There’s a Mysterious Pulsating Star Found by NASA’s Tess

This star has been observed to make a rhythmic pattern on only one side. This is actually the cause of the gravitational forces distorting the planets into a teardrop shape.

Professor Don Kurtz stated that “We have known theoretically that stars like this should exist since the 1980s. I have been looking for a star like this for nearly 40 years, and now we have finally found one”.

The star was nicknamed HD74423, and it is about 1.7 times the mass of the Sun. It was found around 1,500 light-years from Earth, which is close to the Milky Way’s outer edges.

The mysterious star was found by using public data from NASA’s TESS satellite

Simon Murphy from the Sydney Institute for Astronomy stated that “What first caught my attention was the fact it was a chemically peculiar star. Stars like this are usually fairly rich with metals – but this is metal-poor, making it a rare type of hot star.”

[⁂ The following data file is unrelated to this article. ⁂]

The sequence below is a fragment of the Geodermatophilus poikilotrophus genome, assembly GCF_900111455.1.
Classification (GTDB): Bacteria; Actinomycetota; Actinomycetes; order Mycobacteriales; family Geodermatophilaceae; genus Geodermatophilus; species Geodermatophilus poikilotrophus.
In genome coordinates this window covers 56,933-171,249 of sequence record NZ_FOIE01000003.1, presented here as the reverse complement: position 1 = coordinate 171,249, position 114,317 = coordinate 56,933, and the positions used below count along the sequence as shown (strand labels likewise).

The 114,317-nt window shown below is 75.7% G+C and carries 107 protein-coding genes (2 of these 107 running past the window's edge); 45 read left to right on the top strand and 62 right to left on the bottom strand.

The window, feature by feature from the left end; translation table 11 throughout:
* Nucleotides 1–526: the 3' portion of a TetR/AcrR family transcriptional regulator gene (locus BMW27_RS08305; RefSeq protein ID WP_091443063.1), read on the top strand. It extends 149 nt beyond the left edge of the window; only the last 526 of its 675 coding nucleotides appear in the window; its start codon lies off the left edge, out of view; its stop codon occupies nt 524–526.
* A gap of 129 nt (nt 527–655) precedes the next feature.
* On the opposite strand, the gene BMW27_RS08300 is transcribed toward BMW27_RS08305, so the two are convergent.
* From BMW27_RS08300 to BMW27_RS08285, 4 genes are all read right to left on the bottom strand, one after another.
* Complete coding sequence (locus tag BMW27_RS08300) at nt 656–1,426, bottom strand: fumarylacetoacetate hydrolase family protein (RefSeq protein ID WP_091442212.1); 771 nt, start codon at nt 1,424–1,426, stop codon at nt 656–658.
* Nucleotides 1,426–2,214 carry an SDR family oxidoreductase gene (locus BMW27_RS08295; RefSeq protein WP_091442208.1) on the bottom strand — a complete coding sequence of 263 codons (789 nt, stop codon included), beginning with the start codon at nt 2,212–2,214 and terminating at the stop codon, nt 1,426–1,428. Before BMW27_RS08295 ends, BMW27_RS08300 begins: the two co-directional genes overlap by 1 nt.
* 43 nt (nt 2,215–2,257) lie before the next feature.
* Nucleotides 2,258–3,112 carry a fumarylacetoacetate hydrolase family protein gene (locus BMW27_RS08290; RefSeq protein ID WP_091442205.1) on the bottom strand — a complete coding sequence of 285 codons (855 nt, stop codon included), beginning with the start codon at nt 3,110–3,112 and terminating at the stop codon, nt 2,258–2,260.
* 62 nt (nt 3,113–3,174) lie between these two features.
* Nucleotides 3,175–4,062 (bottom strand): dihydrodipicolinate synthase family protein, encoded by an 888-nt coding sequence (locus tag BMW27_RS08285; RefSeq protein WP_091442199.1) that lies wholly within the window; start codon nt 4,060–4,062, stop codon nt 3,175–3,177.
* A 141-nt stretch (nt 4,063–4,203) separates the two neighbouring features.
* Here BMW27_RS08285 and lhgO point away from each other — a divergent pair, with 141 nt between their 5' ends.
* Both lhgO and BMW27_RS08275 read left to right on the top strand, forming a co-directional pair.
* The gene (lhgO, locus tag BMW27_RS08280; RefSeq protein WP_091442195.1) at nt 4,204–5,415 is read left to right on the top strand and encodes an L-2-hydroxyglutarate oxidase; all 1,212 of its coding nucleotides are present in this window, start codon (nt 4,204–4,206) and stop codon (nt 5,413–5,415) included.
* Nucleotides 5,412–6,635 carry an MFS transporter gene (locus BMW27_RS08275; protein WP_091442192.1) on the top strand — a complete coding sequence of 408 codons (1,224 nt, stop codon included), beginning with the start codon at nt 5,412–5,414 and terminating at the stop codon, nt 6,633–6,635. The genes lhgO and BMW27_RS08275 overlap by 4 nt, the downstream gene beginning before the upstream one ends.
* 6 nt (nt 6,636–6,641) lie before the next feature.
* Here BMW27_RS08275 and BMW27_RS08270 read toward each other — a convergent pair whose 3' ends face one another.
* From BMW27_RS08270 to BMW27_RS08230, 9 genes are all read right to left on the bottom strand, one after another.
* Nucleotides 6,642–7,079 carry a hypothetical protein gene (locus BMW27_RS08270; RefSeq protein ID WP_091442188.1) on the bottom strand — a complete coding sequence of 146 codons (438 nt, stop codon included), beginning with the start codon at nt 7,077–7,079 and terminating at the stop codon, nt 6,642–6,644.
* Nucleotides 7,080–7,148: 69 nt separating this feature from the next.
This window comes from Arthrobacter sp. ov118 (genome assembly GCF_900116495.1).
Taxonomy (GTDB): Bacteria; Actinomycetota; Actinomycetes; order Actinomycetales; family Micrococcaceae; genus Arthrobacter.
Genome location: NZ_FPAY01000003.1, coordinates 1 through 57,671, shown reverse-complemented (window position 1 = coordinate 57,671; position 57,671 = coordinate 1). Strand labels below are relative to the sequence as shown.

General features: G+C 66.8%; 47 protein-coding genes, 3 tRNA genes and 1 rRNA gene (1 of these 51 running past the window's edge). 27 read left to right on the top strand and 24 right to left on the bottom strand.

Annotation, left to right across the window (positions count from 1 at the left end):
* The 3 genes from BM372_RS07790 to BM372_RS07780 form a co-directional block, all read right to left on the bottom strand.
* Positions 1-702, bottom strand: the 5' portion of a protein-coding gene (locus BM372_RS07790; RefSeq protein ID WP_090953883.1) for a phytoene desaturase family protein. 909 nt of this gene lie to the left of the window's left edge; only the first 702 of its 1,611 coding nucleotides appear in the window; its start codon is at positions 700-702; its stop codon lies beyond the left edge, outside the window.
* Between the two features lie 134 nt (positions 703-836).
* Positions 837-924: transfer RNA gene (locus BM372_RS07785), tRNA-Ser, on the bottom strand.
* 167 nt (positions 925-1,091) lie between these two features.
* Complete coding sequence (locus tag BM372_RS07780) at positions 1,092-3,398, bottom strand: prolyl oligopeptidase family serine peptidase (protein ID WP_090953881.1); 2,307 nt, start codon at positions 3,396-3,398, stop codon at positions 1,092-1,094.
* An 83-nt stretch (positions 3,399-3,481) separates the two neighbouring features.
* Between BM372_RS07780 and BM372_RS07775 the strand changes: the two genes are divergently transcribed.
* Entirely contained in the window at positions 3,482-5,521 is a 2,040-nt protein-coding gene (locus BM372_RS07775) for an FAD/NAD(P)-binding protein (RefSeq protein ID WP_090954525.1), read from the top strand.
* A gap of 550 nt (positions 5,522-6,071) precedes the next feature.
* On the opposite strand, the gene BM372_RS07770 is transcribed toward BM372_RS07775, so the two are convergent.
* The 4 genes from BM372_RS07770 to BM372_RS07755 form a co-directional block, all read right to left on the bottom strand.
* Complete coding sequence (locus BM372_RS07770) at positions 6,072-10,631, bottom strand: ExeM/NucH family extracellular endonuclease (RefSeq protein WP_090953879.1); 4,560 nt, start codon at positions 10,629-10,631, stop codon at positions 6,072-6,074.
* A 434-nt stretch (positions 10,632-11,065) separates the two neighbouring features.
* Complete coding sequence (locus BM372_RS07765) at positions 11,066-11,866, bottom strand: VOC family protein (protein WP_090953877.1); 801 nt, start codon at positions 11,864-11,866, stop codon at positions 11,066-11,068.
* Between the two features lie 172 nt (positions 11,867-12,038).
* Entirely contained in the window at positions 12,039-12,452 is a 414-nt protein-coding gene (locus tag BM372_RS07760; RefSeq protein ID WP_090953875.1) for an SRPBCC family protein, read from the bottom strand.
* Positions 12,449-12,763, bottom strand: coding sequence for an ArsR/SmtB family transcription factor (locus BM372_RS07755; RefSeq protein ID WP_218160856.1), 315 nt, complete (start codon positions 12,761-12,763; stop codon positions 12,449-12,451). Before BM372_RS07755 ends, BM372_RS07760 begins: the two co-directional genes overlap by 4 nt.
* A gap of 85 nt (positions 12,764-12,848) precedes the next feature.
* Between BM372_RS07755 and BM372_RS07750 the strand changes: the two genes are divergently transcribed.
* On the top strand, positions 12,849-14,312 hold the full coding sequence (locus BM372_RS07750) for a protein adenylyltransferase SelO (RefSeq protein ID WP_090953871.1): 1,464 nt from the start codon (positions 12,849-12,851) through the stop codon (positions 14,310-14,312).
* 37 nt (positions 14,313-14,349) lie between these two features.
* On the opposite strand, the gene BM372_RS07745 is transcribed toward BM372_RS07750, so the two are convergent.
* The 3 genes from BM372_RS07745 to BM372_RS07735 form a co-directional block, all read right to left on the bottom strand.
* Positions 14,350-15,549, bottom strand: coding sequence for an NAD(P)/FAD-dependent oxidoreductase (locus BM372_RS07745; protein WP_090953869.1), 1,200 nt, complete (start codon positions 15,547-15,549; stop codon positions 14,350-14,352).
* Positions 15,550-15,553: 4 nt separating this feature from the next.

Stars, including the Sun, are knows to spin in different rhythms and to varying degrees. Astronomers believe that this phenomenon is caused by the magnetic field forces that are found inside the star. The exact cause of the pulsations vary, and the spinning was always observed. Well, up until now.

We have heard that HD74423 only pulsates on one side. And we know the reason why. It happens because of its red dwarf companion. And together, they form a binary star system. They were found to do this close cosmic dance in the orbital period of two days, and the largest star has taken the shape of a teardrop.